I was spoiled with high-energy, collegial environments early in my career. Many of my bosses were not my peers but were close enough in age to blur the lines, setting the expectation that all managers should be my friends and act accordingly.

We worked together, did life together, celebrated and fumed together. I was lucky to have many team experiments akin to my standards bearer--"The West Wing."

Until that luck ran out. 

My, how it was a slap in the face when life showed me, not so delicately, that those experiences were not exactly the norm. I spent many years thereafter navigating managers who seemed uninterested, aloof, even cold

But still, they were wildly successful. This baffled me for a long time until I finally cracked the code.

It's not that they didn't care (except for that one person--and that other one.) On the contrary, they cared very much, but they had mastered the art of self containment.

Self containment, most simply, is the ability to regulate your emotions and set boundaries between your experience in the moment and someone else's. It is the next step beyond active listening.

Think of it this way, it is entirely possible for two people in the same conversation to have different experiences. One might be amped up, the other measured, both modes leading to differing takeaways and outcomes.

After identifying self containment as a super power, I set out on a quest to develop my own. Here's what I learned.

Practice stoicism

The art of self containment rests on your ability to be stoic, which--unfortunately--is sometimes misperceived as being aloof.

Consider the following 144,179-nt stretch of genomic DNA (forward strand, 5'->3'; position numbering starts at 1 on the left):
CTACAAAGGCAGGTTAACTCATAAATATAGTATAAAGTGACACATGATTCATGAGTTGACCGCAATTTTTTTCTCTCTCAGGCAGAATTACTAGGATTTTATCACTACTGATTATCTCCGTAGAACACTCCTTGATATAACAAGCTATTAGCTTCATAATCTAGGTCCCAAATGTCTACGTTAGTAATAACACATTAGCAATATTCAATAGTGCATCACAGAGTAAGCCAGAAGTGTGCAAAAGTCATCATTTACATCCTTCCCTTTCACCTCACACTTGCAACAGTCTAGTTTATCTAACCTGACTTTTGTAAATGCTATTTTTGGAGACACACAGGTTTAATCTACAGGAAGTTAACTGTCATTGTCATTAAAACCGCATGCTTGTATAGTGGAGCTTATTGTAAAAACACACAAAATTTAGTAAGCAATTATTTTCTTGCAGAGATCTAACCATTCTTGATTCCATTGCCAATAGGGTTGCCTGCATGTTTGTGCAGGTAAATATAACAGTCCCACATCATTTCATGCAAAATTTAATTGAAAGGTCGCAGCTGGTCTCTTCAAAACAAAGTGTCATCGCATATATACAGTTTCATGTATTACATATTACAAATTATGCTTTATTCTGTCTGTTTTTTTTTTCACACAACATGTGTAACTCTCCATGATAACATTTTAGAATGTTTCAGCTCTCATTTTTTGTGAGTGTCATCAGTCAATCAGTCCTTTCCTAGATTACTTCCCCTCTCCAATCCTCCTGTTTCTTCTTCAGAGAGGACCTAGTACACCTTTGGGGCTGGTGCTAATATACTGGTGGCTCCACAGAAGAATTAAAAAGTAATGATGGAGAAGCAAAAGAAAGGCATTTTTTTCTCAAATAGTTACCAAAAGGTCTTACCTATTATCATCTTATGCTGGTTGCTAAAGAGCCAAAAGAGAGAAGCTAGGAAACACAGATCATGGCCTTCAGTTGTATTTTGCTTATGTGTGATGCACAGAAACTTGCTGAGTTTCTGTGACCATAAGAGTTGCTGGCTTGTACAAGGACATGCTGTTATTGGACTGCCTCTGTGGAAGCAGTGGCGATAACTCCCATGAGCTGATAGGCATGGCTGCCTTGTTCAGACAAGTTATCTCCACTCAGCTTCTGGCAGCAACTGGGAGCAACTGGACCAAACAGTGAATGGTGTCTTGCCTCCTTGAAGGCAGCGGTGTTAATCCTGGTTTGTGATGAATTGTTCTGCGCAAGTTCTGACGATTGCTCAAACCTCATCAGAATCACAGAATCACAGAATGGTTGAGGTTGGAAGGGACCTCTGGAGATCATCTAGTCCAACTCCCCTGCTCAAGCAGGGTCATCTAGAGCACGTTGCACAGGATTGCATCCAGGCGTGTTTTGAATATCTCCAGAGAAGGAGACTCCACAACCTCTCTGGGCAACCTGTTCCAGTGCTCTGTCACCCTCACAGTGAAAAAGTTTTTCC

You can achieve stoicism by perfecting your neutral setting with non-verbal body language. Maintaining physical and emotional neutrality allows for more authentic conversations because your body language doesn't amp someone up or put them on the defensive. 

This levels the playing field before anyone opens their mouths.

Set personal boundaries

Setting personal boundaries is like (politely) giving someone the mental Heisman--an arm extended between the two of you creating a barrier.

It's not always an obstruction to relationship, rather it's a protective instinct. It's an acknowledgement that their experience does not have to be - and is not the same as - your own, and that you are not responsible for how they feel (although you should remain mindful of it.)

Gut-check the situation

The last tactic that is immensely useful to achieving self containment is gut-checking the situation at the start. This can be accomplished at the same time you are finding your neutral setting. 

It's a strategic business meditation, one I tripped into while reading Nike founder Phil Knight's memoir, Shoe Dog.

During tense negotiations or pivotal meetings, Knight would take a beat by clearing the mechanism (think Kevin Coster in "For Love of the Game"). This is the act of tuning out the noise and energy around you to achieve virtual silence and a myopic vision of the goal--even if only briefly.

In this moment, Knight answered the following questions of the situation:

  • What do I know?
  • How do I know it?
  • Why do I know it?
  • Who does it matter to?
  • How do they feel?
  • What do they want?

This grounding process helps you press reset so you can achieve absolute clarity, and have a more mutually productive experience within the conversation.

The greatest trick to self containment--the one that the most successful leaders master--is the ability to be self contained while also maintaining their humanity. It's the difference between building concrete walls and invisible barriers around yourself. 

The latter is ideal and leads to optimal, interpersonal outcomes at work and in life.